The `each_cons`

method in Ruby on Rails is a versatile tool that simplifies iterating over consecutive pairs in a collection. With just a single line of code, we can perform tasks such as finding patterns or calculating differences between adjacent elements. In this blog post, we’ll explore the various use cases of `each_cons`

, starting from simple examples and gradually progressing to more complex ones.

**Simple Example**: let’s start with a basic example using an array of numbers. Here, `each_cons(2)`

iterates over consecutive pairs within the `numbers`

array. The variable `pair`

receives an array containing two adjacent elements on each iteration.

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numbers = [1, 2, 3, 4, 5]
numbers.each_cons(2) do |pair|
puts "Pair: #{pair}"
# Additional logic to manipulate the pair
end
#=> Pair: [1, 2]
#=> Pair: [2, 3]
#=> Pair: [3, 4]
#=> Pair: [4, 5]

**Finding Patterns**: `each_cons`

is handy for identifying patterns in a sequence. Here, `each_cons(3)`

iterates over consecutive triples of characters in the `text`

string.

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text = "Hello, world!"
text.chars.each_cons(3) do |triple|
puts "Triple: #{triple.join}"
# Additional logic to analyze the triple
end
#=> Triple: Hel
#=> Triple: ell
#=> Triple: llo
#=> Triple: lo,
#=> Triple: o,
#=> Triple: , w
#=> Triple: wo
#=> Triple: wor
#=> Triple: orl
#=> Triple: rld
#=> Triple: ld!

In this example, we use `each_cons(2)`

to iterate over consecutive pairs of words in the words array. The `max_by`

method is used to find the pair with the maximum difference in length. In this case, the longest consecutive sequence is between `elephant`

and `frog`

.

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words = ["apple", "banana", "cat", "dog", "elephant", "frog", "giraffe"]
longest_sequence = words.each_cons(2).max_by { |w1, w2| w2.length - w1.length }
puts "Longest consecutive sequence: #{longest_sequence}"
#=> Longest consecutive sequence: ["elephant", "frog"]

**Calculating Prices Differences**: `each_cons`

is also useful for calculating differences between adjacent elements. In this example, `each_cons(2)`

is combined with `map`

to calculate the differences between consecutive elements in the `prices`

array.

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prices = [10.5, 12.3, 11.8, 14.2, 13.5]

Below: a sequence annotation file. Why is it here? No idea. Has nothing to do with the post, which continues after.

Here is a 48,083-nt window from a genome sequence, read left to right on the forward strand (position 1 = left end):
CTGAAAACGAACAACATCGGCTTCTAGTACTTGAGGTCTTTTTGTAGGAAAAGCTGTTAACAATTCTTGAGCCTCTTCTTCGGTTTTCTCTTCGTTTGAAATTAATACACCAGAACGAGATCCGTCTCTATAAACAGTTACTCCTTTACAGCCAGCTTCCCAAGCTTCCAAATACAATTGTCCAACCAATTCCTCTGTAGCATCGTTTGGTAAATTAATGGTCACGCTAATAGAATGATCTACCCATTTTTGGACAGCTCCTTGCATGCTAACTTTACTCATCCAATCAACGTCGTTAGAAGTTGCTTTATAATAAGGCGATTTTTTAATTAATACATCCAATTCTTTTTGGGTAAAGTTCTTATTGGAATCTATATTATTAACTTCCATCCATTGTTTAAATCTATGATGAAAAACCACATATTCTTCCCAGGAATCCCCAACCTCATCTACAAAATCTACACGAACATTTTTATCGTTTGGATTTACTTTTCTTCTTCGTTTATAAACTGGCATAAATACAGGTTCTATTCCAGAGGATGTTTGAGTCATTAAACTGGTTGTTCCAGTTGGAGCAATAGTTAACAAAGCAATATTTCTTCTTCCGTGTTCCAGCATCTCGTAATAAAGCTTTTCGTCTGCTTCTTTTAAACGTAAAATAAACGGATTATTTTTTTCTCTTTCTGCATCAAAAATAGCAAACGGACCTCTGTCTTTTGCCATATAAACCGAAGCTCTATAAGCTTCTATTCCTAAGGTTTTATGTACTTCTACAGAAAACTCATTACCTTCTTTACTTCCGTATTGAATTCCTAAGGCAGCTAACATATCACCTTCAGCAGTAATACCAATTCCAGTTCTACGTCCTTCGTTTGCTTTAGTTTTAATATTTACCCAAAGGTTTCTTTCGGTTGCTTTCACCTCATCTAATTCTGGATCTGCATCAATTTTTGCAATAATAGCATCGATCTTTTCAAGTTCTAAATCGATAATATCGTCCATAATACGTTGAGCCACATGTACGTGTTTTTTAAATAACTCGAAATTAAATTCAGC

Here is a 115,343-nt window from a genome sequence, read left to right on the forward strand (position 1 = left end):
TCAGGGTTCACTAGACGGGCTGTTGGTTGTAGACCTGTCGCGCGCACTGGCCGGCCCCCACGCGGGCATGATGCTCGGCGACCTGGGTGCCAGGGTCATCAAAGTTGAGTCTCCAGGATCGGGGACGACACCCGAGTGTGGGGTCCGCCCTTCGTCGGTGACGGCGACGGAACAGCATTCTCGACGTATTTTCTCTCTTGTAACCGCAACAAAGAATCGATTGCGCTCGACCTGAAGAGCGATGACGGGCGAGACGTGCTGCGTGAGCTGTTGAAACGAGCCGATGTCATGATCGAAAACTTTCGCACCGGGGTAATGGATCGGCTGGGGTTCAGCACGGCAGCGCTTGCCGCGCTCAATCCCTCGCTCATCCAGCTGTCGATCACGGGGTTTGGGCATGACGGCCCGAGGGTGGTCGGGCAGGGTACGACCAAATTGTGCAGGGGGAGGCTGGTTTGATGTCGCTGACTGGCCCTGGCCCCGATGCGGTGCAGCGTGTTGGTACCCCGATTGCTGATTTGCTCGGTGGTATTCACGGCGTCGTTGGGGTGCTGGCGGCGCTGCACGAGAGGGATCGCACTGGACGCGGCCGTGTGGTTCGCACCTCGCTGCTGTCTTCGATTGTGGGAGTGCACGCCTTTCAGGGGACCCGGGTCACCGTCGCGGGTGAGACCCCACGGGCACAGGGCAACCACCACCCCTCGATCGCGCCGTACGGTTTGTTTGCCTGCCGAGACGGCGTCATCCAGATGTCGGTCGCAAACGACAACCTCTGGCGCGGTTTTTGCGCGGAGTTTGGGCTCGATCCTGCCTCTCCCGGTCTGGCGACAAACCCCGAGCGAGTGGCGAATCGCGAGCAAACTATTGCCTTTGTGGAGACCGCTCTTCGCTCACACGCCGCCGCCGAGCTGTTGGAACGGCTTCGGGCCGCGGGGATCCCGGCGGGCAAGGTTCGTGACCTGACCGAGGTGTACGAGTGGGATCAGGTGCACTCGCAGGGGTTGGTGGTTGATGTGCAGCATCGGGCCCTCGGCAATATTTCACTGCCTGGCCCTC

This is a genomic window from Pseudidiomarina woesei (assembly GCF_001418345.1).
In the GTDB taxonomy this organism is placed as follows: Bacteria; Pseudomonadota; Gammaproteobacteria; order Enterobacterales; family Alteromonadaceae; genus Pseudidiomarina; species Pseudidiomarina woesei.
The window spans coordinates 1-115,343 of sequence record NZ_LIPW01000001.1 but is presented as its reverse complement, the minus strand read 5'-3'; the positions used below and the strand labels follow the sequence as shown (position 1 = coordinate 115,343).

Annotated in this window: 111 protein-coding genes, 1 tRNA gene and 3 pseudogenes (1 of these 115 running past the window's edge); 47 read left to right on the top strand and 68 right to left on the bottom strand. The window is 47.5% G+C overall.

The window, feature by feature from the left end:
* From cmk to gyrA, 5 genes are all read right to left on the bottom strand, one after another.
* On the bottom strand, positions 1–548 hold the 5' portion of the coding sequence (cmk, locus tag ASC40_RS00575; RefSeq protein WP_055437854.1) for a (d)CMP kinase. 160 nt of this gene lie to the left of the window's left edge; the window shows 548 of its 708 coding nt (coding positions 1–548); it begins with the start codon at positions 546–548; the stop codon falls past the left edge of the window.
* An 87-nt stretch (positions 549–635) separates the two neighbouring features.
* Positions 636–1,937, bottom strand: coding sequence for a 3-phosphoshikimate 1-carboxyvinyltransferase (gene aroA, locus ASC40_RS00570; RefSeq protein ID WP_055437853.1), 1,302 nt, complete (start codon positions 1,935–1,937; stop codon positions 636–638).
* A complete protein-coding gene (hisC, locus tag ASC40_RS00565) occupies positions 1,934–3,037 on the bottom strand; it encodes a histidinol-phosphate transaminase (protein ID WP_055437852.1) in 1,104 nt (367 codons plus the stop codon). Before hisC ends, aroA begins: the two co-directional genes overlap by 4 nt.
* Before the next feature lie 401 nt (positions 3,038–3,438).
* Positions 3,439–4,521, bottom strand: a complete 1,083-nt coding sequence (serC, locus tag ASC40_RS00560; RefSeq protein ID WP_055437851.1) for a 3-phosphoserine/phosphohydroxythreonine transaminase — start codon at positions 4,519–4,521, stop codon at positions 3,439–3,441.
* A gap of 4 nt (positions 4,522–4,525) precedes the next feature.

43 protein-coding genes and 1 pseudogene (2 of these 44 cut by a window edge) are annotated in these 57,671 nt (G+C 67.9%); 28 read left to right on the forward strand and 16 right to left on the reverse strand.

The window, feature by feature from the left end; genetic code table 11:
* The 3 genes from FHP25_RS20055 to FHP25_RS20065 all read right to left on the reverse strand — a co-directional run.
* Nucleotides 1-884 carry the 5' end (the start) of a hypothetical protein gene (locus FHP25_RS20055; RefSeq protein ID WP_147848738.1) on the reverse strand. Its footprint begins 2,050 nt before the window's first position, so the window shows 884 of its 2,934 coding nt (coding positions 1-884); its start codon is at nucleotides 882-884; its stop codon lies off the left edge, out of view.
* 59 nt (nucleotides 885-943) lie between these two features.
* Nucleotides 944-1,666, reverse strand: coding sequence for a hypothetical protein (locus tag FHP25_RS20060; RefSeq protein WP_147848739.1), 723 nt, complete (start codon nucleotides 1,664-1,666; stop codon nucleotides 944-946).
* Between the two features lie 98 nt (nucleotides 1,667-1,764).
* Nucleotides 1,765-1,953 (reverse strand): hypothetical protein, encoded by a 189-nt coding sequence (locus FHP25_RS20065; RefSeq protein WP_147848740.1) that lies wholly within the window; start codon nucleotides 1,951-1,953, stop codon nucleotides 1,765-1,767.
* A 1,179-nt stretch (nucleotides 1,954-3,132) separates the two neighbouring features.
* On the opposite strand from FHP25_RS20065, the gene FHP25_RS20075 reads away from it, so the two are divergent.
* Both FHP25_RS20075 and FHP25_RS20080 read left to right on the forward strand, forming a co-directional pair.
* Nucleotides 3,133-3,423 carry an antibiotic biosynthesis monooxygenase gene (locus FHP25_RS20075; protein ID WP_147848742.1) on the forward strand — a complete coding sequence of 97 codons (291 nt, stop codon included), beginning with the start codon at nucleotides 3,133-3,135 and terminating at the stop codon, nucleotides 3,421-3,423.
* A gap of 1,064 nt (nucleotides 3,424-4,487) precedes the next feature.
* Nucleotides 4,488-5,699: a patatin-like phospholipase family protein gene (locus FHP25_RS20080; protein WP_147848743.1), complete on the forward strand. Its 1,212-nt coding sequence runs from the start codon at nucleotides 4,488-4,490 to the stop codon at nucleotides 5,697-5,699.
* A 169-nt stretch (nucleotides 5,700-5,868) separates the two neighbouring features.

differences = prices.each_cons(2).map { |pair| pair[1] - pair[0] }
puts "Price differences: #{differences}"
# => Price differences: [1.8, -0.5, 2.4, -0.7]

**Adding Numbers**: In this example, we use `each_cons(2)`

to iterate over consecutive pairs of numbers in the `numbers`

array. The `map`

method calculates the sum of each pair, resulting in the array `[4, 8, 12, 16]`

.

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numbers = [1, 3, 5, 7, 9]
sums = numbers.each_cons(2).map { |n1, n2| n1 + n2 }
puts "Pair sums: #{sums}"
# => Pair sums: [4, 8, 12, 16]

**Advanced Analysis**: `each_cons`

can handle more complex scenarios, such as analyzing sequences of objects. Considering an array of hashes, `each_cons(3)`

iterates over consecutive triples of hashes in the `data`

array. We calculate the average value of each triple based on the `value`

attribute and print it to the console.

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data = [
{ id: 1, value: 10 },
{ id: 2, value: 15 },
{ id: 3, value: 12 },
{ id: 4, value: 20 }
]
data.each_cons(3) do |triple|
average = triple.sum { |hash| hash[:value] } / triple.size.to_f
puts "Triple average: #{average}"
end
# => Triple average: 12.333333333333334
# => Triple average: 15.666666666666666
# => Triple average: 15.666666666666666

**Stock Market Analysis**: suppose you have an array of stock prices representing the closing prices of a stock over several days. You can use `each_cons`

to calculate the percentage change between consecutive closing prices, allowing you to analyze the volatility of the stock.

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prices = [100.5, 102.3, 98.7, 105.2, 99.8, 101.4, 98.2]
percentage_changes = prices.each_cons(2).map { |p1, p2| ((p2 - p1) / p1) * 100 }
puts "Percentage changes: #{percentage_changes}"
# => Percentage changes: [1.791044776119407, -3.5114503816793835, 6.595744680851055, -5.13245033112583, 1.603206412825632, -3.1653439153439157]

**Fitness Tracker**: imagine you have an array of daily step counts representing a person’s activity levels. You can use `each_cons`

to identify streaks of consecutive days where the person achieved a certain step count goal, helping track their consistency.

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step_counts = [5000, 6000, 7500, 8000, 4000, 9000, 9500, 10000, 11000]
goal_streaks = step_counts.each_cons(3).select { |counts| counts.all? { |count| count >= 8000 } }
puts "Goal streaks: #{goal_streaks}"
# => Goal streaks: [[8000, 9000, 9500], [9000, 9500, 10000], [9500, 10000, 11000]]

**Time Series Analysis:** suppose you have an array of temperature measurements taken at regular intervals throughout the day. You can use `each_cons`

to identify patterns or anomalies by comparing consecutive temperature values.

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temperatures = [25.2, 25.5, 25.8, 26.1, 25.9, 26.3, 26.0, 25.7]
anomalies = temperatures.each_cons(4).select { |temps| temps.max - temps.min > 0.5 }
puts "Temperature anomalies: #{anomalies}"
# => Temperature anomalies: [[25.2, 25.5, 25.8, 26.1], [25.9, 26.3, 26.0, 25.7]]